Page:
I was surprised at how nervous I was before my trip. I made the mistake of telling some friends and family about it in advance, which meant several months of well-intentioned but nonetheless overwhelming advice. (This took the usual form: a combination of personal experience, second-hand anecdotes, Internet fragments, pop culture references and blind conjecture.) The most common theme was the potential culture shock, but thankfully, Osaka International Airport is a lot like other international airports. There are the usual signs for toilets/immigration/baggage/exits, with reassuring logos and English translations. There’s the obligatory duty-free boutique, whose classy wares are completely inappropriate for how disgusting and post-flighty everyone feels. And there’s the interior design: clinical, bright, spacious. I wonder if these consistencies are deliberate, to stop people from just freaking out and screaming whenever they land somewhere new.
The second most common theme was the Language Barrier, which was often referred to in italics and with capital letters. I had consequently spent some of the flight trying to memorise a phrase book, but my sleep-deprived haze (/general cowardice) stop me from saying anything more than the occasional konnichi-wa. (And even this isn’t correct: it’s the evening, so it should be komban-wa.) It doesn’t help that I don’t actually need to speak any Japanese: the staff at the airport are complete pros. I even overhear an immigrations officer shouting ‘Aqui! Aqui!’ (‘Here! Here!’) at a Spanish man who doesn’t know where to put his fingers for the fingerprint scan. I mean, you never see a member of staff speaking Spanish on UK Border Force, do you?1
After leaving the airport, there’s still about 50 km of travelling to get to Kyoto. I opt for the fastest route, the JR Haruka train, which takes about an hour or so. (Tip: if you ever do the same, get a Haruka + ICOCA card. It’s a 4,030¥ smart card that includes a return ticket and 1,500¥ to use on the Kyoto subway. Bargain. You even get to choose between two designs: the Japanese Wind and Thunder gods… or Hello, Kitty.) I spend about fifteen minutes on the platform waiting for the train, and already I can spot examples of the ingenuity for which Japanese engineering is renowned. There’s an emergency space under the platform for accidental falls. Good idea. The unreserved coaches are numbered 4 to 6, and there are clear numbers on the platform wall telling you where to stand. Good idea.2 When the train arrives, it’s promptly cleaned, and then all the chairs turn around automatically so that they’re facing the direction of travel. Great idea.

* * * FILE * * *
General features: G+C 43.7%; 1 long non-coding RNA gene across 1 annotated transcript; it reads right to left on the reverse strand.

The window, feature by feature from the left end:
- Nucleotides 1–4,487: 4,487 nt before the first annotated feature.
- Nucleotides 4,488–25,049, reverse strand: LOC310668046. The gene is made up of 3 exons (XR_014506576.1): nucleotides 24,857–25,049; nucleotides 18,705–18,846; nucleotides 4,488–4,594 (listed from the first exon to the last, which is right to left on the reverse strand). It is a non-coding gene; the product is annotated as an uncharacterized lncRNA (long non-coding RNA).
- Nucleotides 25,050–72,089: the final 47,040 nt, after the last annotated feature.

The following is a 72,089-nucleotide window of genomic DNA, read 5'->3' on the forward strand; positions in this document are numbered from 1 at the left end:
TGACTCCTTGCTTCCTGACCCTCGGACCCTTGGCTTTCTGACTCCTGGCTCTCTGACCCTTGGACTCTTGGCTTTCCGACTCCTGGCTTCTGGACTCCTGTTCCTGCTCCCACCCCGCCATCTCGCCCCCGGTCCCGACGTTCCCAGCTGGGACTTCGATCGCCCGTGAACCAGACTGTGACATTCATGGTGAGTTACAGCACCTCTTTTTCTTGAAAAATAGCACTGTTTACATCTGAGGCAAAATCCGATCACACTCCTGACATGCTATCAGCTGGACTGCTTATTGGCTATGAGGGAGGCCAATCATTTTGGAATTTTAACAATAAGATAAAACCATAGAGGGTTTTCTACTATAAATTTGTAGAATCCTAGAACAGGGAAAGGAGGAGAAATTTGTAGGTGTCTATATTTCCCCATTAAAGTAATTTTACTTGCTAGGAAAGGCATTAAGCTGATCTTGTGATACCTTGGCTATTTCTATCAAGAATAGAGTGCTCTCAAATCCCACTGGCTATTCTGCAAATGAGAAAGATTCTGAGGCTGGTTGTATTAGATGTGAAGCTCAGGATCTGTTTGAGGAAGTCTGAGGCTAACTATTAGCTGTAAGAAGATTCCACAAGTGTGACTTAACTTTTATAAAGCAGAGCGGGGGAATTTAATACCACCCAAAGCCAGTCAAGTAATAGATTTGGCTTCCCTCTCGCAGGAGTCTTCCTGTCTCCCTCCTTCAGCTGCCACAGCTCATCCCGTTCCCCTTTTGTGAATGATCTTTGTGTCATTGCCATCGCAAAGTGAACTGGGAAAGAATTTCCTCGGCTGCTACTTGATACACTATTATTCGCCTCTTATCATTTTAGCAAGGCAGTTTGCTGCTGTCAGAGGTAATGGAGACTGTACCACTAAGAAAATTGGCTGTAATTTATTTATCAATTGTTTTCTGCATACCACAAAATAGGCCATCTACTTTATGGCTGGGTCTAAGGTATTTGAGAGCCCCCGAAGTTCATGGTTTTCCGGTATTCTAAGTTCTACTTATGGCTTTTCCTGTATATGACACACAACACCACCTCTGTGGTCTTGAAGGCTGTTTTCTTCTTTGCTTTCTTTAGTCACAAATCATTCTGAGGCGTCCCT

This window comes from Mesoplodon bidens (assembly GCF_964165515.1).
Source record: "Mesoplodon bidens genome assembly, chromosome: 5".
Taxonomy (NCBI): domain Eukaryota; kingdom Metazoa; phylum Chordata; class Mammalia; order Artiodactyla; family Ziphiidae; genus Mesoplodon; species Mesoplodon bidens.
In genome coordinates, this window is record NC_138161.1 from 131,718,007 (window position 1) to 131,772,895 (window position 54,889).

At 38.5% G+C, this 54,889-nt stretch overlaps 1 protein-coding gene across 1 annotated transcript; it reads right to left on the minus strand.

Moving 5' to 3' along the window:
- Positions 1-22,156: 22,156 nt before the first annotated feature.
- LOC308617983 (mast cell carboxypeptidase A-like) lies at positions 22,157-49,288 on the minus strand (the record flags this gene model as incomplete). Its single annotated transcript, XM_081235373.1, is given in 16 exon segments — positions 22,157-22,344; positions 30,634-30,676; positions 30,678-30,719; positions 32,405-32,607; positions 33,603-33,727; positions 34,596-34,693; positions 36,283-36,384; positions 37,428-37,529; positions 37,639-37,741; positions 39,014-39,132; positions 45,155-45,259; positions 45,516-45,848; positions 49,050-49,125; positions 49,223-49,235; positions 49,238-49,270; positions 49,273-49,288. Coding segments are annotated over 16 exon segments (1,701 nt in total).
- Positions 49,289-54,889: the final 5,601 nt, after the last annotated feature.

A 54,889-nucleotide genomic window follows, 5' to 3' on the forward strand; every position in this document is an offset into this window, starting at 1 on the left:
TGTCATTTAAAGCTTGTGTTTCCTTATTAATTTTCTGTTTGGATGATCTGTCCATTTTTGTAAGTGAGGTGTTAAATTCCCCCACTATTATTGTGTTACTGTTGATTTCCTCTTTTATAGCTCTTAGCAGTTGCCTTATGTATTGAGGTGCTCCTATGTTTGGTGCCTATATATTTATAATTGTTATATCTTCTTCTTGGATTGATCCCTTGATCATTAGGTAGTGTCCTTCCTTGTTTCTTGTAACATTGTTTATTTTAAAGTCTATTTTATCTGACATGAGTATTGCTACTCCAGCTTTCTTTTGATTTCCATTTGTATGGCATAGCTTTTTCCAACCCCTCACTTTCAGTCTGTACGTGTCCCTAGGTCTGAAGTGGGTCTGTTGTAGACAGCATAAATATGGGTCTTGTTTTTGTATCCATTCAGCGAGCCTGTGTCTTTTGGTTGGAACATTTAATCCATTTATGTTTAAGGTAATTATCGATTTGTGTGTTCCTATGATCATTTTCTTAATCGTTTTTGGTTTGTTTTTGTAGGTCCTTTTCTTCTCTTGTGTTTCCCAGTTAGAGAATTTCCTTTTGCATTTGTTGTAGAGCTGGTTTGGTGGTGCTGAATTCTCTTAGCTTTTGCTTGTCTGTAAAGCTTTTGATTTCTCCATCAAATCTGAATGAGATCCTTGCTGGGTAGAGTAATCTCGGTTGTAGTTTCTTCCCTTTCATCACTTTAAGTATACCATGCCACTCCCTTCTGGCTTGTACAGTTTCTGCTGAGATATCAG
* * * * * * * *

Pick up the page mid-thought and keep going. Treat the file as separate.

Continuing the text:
It’s late, so I spend most of the train journey asleep. My only memory is arriving into Shin-Osaka station: the view filled with sleek, futuristic skyscrapers; their outlines shimmering in the moonlight. It’s literally awesome. It’s hard not to re-enact that film trope of a country kid coming into a city for the first time: a shot of them gaping through the window, completely enthralled by a whole new world. My nervousness dissipates. This is going to be fun.
Continues Monday, April 28th.
 But that’s also probably because you don’t watch UK Border Force. I just checked Wikipedia to make sure I got the title right, and was shocked to discover there are only 18 episodes. I have definitely watched more than 18 episodes, which means I have watched some episodes repeatedly without even realising, which is basically why I shouldn’t be allowed free will.
 Although that does ruin the fun of the ‘How Far Do I Have To Race?’ game you get to play when your delayed East Coast train finally makes its way to the platform.